Riccardo Patrese had already thrown away the lead once by spinning at the Loews hairpin. But he got the Brabham re-started and crawled to the finishing line to score his first ever win.

This is part one of a two-part series: join us tomorrow for part two. To make sure you don’t miss it you can subscribe to F1 Fanatic by RSS or email.

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Keith Collantine
Lifelong motor sport fan Keith set up RaceFans in 2005 - when it was originally called F1 Fanatic. Having previously worked as a motoring...

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8 comments on “Last-lap losers (p1/2)”

  1. Very nice article Keith! Hope to get much many like this from you

  2. I think that Massa’s talents are not as strong as his car but,I feel for the guy this time around.He drove a superb race and didn’t get his prize (or anything else) for his efforts.His attack off the line and the fact that he held the pack at bay was deserving of something.But,I suppose that is racing.

  3. I can just imagine all the “fanatic” **** don’t share any sympathy for Massa!

    None the less I want to pose the question, did Massa blow up the engine all by himself? By no means am I a mechanic or engineer but one thing I did notice was that during the closing stages Heikki was taking a second-plus out of Massa, each lap, which clearly shows that Massa had stopped pushing at around the 55 laps mark. The reason I find this interesting is the degree to which he had dropped his pace. I have mates who have drag cars which are road registered. However when they take them on the road they run like dog$#!7. Much like a drag car a F1 car is purpose built… go full throttle. So after say 55 laps of full throttle, could it be that Massa’s big drop in pace contributed to a “shock to the system”?

    I hope someone can understand where I’m coming from……..because I sure as hell don’t!

  4. wonderful article, thanks much! (can’t wait for part II)

  5. Fanatic **** won’t be sharing any sympathy with Massa.

    Daniel my dear Australian friend, I certainly feel for Felipe Massa’s mishap on Sunday. Infact, I was down right cheering him on at the start!
    The last thing I wanted to see, and any fan wanted to see, who wants to see a great championship, was Lewis Hamilton scampering off into the distance for his third straight victory.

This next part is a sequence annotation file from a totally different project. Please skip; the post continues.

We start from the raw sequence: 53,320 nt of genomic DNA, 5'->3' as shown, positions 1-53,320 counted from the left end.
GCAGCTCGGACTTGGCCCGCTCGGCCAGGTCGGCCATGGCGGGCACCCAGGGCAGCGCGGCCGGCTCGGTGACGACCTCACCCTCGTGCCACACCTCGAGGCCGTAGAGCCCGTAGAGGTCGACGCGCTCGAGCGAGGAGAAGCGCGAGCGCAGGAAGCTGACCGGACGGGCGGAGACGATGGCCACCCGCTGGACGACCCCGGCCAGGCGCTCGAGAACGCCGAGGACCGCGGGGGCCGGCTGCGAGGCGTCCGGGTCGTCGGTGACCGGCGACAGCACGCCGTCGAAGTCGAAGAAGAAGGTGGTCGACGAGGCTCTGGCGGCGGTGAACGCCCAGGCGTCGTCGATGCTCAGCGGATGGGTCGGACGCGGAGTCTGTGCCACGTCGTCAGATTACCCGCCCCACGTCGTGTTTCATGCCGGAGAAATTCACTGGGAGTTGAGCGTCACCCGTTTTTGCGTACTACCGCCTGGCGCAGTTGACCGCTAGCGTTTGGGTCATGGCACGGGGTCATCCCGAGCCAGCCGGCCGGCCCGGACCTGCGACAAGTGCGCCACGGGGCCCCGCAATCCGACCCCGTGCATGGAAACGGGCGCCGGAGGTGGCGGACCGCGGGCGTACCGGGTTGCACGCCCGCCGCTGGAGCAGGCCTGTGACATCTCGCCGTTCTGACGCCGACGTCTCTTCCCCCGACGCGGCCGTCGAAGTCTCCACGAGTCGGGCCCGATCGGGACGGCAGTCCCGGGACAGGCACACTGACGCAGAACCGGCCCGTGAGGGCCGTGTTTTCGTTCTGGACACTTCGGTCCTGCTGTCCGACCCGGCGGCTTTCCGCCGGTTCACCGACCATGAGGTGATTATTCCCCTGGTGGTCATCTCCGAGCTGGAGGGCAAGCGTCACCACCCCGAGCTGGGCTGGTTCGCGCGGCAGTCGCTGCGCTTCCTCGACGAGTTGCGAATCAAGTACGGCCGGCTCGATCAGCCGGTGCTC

I know that the British tabloid press like to make out that every British race fan is backing Hamilton, just as they did Hill and Mansell beforehand, but that is strictly not the case.
    I had great sympathy for Massa last year at his home race in Brazil. He was leading the race comfortably, infront of 150,000 of his countrymen, in his home city. Only for the good of the championship, so that it would favour Raikkonen, was Massa denied that victory.
    How badly must that have hurt Massa, to know that knowledge. Following his disastrous start to the season, and persistant accusations and speculation concerning Massa’s situation at Ferrari, he managed to pull out a magnificent victory in Bahrain and then Turkey.
    He was there to ‘luck’ his way to victory in France, when just four months earlier the pundits were declaring his Ferrari career finished!
    He has had, up until now, a much more superior season to his team mate, who I happen to be a ‘fan’ of. He has done this, constantly under the spectre of Fernando Alonso’s alleged union with Ferrari for 2009.
    Not bad, not bad at all!

    Don’t forget Daniel, that I was a Formula One fan long before Hamilton was even born, and I’ll be one long after he has retired!

  6. Re: Riccardo Patrese “throwing away” the lead at the 1982 Monaco GP…It is generally assumed that Riccardo just made an error on the damp circuit, but this is not the case. He in fact spun on oil laid down by Derek Daly’s cracked gearbox.

  7. I feel for Massa, he has the worst luck!

  8. It just occured to me that Brabham lost two races to Rindt on the last lap in 1970 – the second was when he ran our of fuel in the British Grand Prix…